Making the Best out of Reverse Splits

What is a Reverse Split (RS)?

A reverse stock split is simply an action that consolidates the shares of a company into fewer, but proportionally valued shares. Essentially, the number of shares are divided by a pre-determined ratio, and although your position (if you held into the RS) has the same $ value, you end up with fewer shares at a higher price. It all boils down to the reduced float of the stock in the aftermath, which means more volatility and upside to profit. This is what we want! You can learn more about outstanding shares and floats HERE.

For example: $ABC trades at $0.40 per share and you own 1000 shares, thus valued at $400. The company then decides to enact a 1-for-10 reverse split, so the new price then becomes $4 ($0.40 multiplied by 10), with your total new number of shares now becoming 100 (1000 divided by 10). So, same value of $400 (100 times $4), but a different price and reduced number of shares.

Companies generally do this to boost their share prices and attract bigger/more investors since their share price is now higher and deemed more attractive; other times, these companies do it to meet the price or equity requirement set forth by NASDAQ

How to Find them

Generally, a lot of these reverse stock splits are announced through a press release, while other times, they are announced by means of a sec filing. My favorite outlet for sorting through these filings is All you need do is go to the SEC Filing tab and look for a possible Form 6k or Form 8k for company/stock updates.


You may also use Nasdaq site to locate upcoming reverse stock splits. On the website, click ‘Market Activity,’ after which you then select ‘Stock Splits.’ I have made it easier for you, so click HERE


Are Reverse Splits Bullish?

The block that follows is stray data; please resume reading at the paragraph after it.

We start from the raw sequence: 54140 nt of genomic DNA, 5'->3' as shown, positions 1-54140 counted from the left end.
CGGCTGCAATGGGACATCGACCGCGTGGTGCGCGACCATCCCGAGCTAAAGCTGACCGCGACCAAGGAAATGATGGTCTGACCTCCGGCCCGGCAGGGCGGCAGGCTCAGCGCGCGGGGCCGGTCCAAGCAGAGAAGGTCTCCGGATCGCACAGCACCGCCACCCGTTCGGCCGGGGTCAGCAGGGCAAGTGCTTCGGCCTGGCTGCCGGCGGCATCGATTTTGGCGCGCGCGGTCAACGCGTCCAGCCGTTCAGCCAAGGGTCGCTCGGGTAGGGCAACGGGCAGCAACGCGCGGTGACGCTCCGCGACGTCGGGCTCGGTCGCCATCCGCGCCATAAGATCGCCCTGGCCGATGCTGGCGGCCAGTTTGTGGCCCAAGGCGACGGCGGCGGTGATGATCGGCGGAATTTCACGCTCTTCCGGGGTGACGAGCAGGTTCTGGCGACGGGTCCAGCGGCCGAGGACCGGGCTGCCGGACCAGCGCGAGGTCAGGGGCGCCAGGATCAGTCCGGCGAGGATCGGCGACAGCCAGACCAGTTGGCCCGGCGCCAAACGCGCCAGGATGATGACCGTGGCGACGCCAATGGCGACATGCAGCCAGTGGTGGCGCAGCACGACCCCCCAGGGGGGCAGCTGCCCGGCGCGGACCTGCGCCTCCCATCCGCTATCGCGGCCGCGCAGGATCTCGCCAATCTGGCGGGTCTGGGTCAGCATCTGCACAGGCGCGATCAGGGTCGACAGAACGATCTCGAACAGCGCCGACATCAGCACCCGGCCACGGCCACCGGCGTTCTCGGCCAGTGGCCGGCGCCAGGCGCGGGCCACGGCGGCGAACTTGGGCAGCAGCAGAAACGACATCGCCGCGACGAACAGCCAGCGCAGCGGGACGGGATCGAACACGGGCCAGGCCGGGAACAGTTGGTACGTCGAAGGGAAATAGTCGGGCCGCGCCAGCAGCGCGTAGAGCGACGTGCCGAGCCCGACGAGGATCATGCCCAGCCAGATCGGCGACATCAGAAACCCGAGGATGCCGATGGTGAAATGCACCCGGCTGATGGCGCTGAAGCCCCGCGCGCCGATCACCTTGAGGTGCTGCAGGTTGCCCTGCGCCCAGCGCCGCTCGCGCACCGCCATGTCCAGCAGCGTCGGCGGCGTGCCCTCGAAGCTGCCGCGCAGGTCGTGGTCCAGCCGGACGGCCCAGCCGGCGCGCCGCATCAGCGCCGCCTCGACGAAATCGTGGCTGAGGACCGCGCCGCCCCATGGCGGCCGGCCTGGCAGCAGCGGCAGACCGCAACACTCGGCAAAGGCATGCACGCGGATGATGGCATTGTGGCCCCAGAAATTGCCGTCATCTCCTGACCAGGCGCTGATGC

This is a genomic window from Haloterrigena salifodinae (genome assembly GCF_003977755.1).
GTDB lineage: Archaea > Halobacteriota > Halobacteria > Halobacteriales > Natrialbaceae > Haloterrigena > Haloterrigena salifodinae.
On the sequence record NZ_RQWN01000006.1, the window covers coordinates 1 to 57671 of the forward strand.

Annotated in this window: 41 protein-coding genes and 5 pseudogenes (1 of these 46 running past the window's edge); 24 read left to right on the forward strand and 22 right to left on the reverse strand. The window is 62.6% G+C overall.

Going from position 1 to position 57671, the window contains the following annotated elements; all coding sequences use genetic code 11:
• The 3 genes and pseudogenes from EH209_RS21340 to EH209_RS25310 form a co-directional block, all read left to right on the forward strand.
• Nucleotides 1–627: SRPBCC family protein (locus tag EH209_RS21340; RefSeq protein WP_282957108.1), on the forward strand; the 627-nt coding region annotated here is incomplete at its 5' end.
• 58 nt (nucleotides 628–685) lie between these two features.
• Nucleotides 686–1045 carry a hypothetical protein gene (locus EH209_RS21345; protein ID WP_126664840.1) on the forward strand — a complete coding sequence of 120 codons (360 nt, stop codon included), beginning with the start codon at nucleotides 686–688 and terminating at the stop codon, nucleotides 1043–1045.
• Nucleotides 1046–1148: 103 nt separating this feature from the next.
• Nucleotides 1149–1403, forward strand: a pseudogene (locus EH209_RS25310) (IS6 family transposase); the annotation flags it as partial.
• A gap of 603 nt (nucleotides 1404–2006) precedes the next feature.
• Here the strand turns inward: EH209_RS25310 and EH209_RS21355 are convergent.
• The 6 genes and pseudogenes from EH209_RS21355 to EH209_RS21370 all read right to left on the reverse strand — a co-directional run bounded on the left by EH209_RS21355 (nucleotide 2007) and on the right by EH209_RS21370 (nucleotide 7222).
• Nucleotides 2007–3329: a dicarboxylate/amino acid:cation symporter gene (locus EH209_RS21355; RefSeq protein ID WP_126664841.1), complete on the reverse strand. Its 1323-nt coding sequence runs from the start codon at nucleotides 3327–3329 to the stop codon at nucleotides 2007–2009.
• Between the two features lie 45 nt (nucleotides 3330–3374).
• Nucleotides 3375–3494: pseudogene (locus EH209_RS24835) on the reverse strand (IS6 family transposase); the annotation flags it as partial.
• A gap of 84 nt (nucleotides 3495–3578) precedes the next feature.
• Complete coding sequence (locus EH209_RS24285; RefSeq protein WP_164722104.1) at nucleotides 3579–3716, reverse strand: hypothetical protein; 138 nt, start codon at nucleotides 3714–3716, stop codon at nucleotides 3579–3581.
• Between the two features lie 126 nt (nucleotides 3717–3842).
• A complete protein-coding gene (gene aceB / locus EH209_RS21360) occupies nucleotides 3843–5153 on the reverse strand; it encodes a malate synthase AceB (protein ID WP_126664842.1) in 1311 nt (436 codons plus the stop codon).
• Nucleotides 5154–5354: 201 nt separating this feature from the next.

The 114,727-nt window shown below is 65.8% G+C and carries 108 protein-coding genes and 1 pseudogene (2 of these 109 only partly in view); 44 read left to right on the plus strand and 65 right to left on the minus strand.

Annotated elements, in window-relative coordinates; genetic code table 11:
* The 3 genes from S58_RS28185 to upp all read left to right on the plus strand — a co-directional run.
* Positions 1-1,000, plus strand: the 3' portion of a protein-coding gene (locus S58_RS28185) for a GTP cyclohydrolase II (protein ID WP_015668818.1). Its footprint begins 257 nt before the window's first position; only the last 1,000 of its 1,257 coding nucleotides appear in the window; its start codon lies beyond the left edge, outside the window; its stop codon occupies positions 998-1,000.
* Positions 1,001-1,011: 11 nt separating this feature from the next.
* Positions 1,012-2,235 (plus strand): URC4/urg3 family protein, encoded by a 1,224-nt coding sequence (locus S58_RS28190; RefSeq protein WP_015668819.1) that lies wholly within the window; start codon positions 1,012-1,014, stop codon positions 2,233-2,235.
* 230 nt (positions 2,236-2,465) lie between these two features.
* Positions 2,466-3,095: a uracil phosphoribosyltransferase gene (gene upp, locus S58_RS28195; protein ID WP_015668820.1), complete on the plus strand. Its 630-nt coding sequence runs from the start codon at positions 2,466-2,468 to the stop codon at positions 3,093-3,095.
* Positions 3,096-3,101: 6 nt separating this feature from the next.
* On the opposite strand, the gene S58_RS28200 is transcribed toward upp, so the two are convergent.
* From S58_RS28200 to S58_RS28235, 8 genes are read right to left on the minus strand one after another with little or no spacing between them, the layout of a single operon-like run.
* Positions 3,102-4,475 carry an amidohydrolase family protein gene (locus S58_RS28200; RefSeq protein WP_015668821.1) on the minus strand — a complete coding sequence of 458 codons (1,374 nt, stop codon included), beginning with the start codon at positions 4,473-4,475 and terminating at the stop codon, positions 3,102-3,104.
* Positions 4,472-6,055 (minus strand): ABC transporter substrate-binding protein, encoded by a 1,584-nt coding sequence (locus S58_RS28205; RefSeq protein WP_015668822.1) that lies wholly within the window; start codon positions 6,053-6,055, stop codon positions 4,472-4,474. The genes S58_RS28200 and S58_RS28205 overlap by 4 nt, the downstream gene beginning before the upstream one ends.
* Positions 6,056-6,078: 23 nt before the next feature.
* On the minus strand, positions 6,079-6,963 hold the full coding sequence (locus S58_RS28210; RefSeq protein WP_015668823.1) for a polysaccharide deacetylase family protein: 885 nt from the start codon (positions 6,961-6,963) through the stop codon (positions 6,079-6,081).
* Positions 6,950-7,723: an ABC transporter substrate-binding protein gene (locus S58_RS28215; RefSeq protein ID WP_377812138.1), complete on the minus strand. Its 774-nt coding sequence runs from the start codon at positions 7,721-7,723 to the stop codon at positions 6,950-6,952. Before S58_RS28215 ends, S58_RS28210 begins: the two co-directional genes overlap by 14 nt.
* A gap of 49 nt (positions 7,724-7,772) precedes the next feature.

The answer to this typically depends on how well you play them; however, in the short run, not so much, and in the long run, it presents a massive opportunity. It’s bad in the short run simply because of the stigma that’s associated, thus the share price starts to drop dramatically the moment the news of a RS gets out–but there’s nothing to fret about because, as the next section talks about how to make huge profits from them in the long run. Remember, the stock market is all about sentimentality and perception, so RS stocks generally start to fall the moment they are announced, as people find it to be bearish (but it’s not).

How to Play them

The first thing I do is divide the current float by the ratio of the RS just so I know what the post-split float would become. This is important because the lower the float, the bigger the potential of that stock. Ideally, I like a post-split float of 2m and under, with my position size commensurate to the size of the float. If the float would be 1m and under, the stock typically runs a day or two into the reverse split, and also on the day of the RS, even if it’s a brief 20%-40% move. The main play is after the RS, and what I typically do is accumulate on the subsequent days after the RS–on a daily basis for about three days, as that’s typically how long it falls before it starts to tick up. The RS stocks with the lowest floats tend to run about a week after the RS, so take advantage of the daily drop in share price and accumulate.

I prefer NASDAQ stocks to AMEX/NYSE RS stocks because they trade better…NYSE stocks tend to take longer for their post-RS run and are more susceptible to being manipulated. Moving on, if you intend to buy 1000 shares, as an example, buy 300 shares on the first 10-20% drop (usually day 1 of the RS), and then another 300 or so on day 2, and so on. This way, you average down while trying to get your full position, and even if the stock decides to run prematurely, you wouldn’t miss out. You may also decided to wait altogether and buy your full position after a week, but the risk there is that you might miss the run. What happens after a few days is one of two things:

  1. Either you get a PR/news that runs up the stock 50%+
  2. Or you find volume starting to creep in since people are realizing how low the float is after the RS, thus buying and running up the stock price 30%+

Remember, the lower the share float of a stock, the higher the potential of said stock when it runs. 



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